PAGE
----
University of Cambridge > > POLIS Department Research Seminars > Revolutions, counterrevolutions, and (un)making of order in Europe: the case of Ukraine

Revolutions, counterrevolutions, and (un)making of order in Europe: the case of Ukraine

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If you have a question about this talk, please contact Dr Ayse Zarakol.

The struggle for international order is usually studied within international relations’ dominant systemic theories as driven by conflict amongst the great powers, with substate actors playing little to no role. This paper argues that international order is not just predicated on concentrations of state power and competition between great powers, but also on revolutions that need to be understood not simply as isolated, domestic events but rather as transnational phenomena that have impact far beyond the borders of the state where they occur. The historical record is rich with examples of the interplay between revolutions, states and order making. Russia’s ongoing war against Ukraine is an illustrative example. The Kremlin’s ongoing illegal war against Kyiv is best understood not as a push-back against NATO expansion, but as a counter-revolutionary intervention to stem the demonstration effect of liberal democracy on Russia’s internal polity, as well as a repudiation of Europe’s emergent post-modern political order.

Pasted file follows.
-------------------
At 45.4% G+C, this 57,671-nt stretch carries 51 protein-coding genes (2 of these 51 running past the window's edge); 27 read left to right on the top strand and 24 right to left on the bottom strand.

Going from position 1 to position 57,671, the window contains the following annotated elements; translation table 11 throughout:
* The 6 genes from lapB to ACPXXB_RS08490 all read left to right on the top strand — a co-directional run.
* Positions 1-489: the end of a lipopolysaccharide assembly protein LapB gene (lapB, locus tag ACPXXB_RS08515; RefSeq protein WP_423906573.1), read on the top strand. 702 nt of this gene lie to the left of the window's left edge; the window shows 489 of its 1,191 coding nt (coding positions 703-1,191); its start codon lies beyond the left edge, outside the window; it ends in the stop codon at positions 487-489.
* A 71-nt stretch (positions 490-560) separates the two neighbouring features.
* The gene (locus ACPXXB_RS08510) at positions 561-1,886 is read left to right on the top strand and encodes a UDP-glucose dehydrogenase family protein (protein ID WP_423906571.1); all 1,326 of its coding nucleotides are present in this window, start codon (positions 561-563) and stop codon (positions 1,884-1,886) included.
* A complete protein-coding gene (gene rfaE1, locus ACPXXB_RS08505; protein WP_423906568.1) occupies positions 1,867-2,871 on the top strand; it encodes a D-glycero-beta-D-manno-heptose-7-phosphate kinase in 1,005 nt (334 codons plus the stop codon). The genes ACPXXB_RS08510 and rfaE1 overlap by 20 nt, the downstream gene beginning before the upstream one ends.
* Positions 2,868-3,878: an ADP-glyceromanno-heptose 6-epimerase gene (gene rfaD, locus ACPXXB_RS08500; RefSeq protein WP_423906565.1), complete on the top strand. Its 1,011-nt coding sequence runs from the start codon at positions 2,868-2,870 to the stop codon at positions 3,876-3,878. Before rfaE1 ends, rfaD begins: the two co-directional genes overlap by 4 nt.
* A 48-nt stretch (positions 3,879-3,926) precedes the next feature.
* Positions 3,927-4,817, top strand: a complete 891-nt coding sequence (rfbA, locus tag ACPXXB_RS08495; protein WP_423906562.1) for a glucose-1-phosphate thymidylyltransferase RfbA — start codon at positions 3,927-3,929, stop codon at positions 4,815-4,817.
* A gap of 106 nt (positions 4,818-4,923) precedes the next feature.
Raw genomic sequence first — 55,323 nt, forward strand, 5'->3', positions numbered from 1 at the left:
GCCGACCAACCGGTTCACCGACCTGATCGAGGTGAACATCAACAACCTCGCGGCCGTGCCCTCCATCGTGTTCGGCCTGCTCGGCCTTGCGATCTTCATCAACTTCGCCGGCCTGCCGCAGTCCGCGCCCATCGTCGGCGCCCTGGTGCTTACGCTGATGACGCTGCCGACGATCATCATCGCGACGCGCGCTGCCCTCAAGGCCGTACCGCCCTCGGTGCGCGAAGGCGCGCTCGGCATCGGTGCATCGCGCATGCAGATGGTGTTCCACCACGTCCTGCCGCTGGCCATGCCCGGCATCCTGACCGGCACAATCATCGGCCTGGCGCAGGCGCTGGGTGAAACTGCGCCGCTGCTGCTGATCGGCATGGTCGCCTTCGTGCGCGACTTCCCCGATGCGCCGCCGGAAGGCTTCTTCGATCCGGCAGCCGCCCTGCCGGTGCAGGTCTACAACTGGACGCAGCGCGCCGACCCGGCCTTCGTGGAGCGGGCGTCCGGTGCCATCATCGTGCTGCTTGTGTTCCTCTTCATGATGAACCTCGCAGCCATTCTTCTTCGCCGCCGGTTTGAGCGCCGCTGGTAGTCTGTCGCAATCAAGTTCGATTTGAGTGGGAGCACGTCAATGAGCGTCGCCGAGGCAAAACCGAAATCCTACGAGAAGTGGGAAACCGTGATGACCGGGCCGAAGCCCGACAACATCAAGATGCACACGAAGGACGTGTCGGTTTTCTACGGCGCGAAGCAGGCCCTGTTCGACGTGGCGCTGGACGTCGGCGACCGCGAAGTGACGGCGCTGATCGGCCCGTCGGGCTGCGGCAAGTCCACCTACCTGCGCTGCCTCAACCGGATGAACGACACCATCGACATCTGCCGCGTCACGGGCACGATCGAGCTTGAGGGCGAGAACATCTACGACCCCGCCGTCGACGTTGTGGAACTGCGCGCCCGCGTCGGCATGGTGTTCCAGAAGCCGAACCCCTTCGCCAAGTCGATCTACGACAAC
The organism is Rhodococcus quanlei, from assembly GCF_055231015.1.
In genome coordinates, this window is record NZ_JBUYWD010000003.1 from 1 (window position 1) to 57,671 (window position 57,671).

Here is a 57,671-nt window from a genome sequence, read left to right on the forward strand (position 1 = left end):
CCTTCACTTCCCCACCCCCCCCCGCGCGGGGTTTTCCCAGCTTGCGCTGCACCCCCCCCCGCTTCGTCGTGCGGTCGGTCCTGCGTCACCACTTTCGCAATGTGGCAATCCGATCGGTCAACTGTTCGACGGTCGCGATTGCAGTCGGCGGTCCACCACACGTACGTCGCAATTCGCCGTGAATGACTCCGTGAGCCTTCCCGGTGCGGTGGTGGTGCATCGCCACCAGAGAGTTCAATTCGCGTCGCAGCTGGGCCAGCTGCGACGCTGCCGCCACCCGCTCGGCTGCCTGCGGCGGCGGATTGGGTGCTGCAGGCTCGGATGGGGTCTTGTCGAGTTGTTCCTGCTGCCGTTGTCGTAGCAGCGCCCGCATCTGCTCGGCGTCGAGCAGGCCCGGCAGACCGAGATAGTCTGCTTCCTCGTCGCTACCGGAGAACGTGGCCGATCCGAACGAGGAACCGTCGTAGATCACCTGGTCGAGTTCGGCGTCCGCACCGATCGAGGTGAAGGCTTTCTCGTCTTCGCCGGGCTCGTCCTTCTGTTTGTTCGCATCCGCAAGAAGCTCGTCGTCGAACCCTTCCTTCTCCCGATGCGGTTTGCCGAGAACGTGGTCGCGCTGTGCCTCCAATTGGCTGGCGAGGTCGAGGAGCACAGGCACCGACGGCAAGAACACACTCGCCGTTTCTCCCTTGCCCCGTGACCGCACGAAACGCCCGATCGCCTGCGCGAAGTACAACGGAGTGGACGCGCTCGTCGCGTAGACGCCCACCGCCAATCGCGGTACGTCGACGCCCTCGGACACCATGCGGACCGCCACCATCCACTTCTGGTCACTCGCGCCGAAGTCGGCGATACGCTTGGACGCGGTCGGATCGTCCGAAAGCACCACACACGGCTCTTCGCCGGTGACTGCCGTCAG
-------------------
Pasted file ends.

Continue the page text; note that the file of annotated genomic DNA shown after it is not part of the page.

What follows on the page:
This talk is part of the POLIS Department Research Seminars series.

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